A Social History
NYU Press 2018
New Books in Gender StudiesNew Books in HistoryNew Books in MedicineNew Books in Politics & SocietyNew Books in Science & TechnologyNew Books in Science, Technology, and Society August 2, 2019 Dorian Deshauer
In 1978, doctors in Denver, Colorado observed several healthy children who suddenly and mysteriously developed a serious, life-threatening illness with no visible source. Their condition, which doctors dubbed ‘toxic shock syndrome’ (TSS) was rare, but observed with increasing frequency over the next few years in young women, and was soon learned to be associated with a bacterium and the use of high-absorbency tampons that had only recently gone on the market. In 1980, the Centers for Disease Control identified Rely tampons, produced by Procter & Gamble, as having the greatest association with TSS over every other tampon, and the company withdrew them from the market. To this day, however, women are frequently warned about contracting TSS through tampon use, even though very few cases are diagnosed each year.
Historian Sharra Vostral’s Toxic Shock: A Social History (NYU Press, 2018) is the first and definitive history of TSS. Vostral shows how commercial interests negatively affected women’s health outcomes; the insufficient testing of the first super-absorbency tampon; how TSS became a ‘women’s disease,’ for which women must constantly monitor their own bodies. Further, Vostral discusses the awkward, veiled and vague ways public health officials and the media discussed the risks of contracting TSS through tampon use because of social taboos around discussing menstruation, and how this has hampered regulatory actions and health communication around TSS, tampon use, and product safety.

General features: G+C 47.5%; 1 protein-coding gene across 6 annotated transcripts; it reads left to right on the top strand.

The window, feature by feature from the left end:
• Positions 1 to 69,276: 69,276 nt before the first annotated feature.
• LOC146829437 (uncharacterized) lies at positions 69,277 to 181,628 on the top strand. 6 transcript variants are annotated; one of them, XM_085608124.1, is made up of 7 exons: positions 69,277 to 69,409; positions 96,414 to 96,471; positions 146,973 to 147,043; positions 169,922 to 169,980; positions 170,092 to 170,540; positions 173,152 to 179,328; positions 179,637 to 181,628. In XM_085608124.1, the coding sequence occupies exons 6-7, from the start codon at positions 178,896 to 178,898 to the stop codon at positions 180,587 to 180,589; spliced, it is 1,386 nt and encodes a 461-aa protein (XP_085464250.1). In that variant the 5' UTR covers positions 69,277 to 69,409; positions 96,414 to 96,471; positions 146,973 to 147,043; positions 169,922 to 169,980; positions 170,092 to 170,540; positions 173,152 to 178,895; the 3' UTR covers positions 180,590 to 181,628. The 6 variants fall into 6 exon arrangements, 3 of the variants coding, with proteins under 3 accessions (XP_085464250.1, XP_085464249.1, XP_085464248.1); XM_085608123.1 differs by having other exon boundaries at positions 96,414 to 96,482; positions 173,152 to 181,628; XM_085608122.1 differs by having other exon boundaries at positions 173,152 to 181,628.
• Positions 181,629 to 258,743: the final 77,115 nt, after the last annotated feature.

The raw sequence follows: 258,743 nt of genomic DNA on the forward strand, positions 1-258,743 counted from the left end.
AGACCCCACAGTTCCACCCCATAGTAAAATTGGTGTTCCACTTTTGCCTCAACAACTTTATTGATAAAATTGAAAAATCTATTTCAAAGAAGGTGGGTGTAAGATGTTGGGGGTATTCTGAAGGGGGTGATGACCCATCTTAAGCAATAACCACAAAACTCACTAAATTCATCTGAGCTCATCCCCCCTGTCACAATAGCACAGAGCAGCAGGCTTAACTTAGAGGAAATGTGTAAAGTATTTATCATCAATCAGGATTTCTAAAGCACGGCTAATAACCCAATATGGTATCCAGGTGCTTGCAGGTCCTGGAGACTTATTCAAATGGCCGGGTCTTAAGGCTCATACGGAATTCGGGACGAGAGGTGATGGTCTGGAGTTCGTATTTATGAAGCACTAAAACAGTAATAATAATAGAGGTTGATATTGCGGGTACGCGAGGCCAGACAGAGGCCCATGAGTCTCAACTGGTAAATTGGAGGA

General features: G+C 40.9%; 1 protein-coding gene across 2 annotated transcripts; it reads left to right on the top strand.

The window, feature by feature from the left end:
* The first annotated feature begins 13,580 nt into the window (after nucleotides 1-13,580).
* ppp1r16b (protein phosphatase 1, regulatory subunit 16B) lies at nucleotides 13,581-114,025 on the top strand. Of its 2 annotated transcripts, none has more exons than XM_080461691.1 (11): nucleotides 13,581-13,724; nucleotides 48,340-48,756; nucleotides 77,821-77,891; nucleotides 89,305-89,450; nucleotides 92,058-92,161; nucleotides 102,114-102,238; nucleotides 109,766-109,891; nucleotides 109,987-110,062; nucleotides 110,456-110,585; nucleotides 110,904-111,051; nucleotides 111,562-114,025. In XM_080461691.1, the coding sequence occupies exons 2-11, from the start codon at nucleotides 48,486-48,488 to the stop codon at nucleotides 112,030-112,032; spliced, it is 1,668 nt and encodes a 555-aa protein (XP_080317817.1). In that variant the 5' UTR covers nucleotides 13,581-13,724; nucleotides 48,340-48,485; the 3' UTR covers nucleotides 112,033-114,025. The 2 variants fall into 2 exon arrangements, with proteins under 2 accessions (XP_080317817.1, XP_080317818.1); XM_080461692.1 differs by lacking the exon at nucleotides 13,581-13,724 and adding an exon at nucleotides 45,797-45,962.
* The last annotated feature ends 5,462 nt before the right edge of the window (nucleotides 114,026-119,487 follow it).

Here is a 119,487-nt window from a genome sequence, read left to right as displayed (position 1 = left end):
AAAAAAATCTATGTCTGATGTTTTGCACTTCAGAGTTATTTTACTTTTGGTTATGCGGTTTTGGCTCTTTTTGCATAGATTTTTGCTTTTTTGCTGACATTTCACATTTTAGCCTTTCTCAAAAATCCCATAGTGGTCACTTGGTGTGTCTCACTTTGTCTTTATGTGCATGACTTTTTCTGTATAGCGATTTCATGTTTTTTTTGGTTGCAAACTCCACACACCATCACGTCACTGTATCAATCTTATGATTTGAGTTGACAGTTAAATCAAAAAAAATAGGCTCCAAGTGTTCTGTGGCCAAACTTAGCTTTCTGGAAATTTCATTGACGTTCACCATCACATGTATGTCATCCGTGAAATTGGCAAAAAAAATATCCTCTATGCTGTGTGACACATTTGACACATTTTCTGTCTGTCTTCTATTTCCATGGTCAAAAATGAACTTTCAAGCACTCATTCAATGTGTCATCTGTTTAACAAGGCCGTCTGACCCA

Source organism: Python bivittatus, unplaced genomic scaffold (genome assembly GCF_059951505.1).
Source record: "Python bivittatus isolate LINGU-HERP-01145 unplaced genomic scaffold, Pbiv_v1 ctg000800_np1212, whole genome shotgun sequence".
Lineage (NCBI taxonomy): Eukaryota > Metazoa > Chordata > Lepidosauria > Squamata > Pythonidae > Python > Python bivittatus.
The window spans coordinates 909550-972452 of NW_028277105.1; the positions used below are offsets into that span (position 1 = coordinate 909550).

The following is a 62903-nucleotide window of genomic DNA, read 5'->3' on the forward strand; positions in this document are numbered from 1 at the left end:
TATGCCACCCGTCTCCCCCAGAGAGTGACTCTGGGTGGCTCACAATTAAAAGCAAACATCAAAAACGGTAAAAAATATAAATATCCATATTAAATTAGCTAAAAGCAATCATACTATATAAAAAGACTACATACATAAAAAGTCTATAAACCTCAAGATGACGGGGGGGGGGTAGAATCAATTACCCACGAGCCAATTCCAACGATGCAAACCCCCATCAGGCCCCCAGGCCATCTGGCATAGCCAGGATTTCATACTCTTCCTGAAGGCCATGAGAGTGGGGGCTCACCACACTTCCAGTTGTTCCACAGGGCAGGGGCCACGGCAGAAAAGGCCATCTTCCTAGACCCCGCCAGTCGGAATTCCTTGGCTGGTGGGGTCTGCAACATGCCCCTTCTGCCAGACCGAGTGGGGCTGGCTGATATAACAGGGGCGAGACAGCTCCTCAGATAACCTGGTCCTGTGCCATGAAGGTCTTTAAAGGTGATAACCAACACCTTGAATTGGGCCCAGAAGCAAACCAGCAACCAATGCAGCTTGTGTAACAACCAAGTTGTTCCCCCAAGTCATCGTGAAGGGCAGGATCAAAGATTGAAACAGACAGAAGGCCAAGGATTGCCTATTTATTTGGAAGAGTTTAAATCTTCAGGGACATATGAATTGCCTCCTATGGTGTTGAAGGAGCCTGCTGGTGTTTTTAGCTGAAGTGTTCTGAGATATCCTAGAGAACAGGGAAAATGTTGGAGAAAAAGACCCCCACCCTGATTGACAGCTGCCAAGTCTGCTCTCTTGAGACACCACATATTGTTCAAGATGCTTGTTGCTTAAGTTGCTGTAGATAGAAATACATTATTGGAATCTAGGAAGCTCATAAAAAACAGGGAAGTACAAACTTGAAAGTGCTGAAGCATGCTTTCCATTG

A study at the intersection of public health and social history, Toxic Shock brings to light the complexities behind a stigmatized and under-discussed issue in women’s reproductive health. Importantly, Vostral warns that as we move forward with more and more joint replacements, implants, and internal medical devices, we must understand the relationship of technology to bacteria and recognize that both can be active agents within the human body. In other words, unexpected consequences and risks of bacteria and technology interacting with each other remain.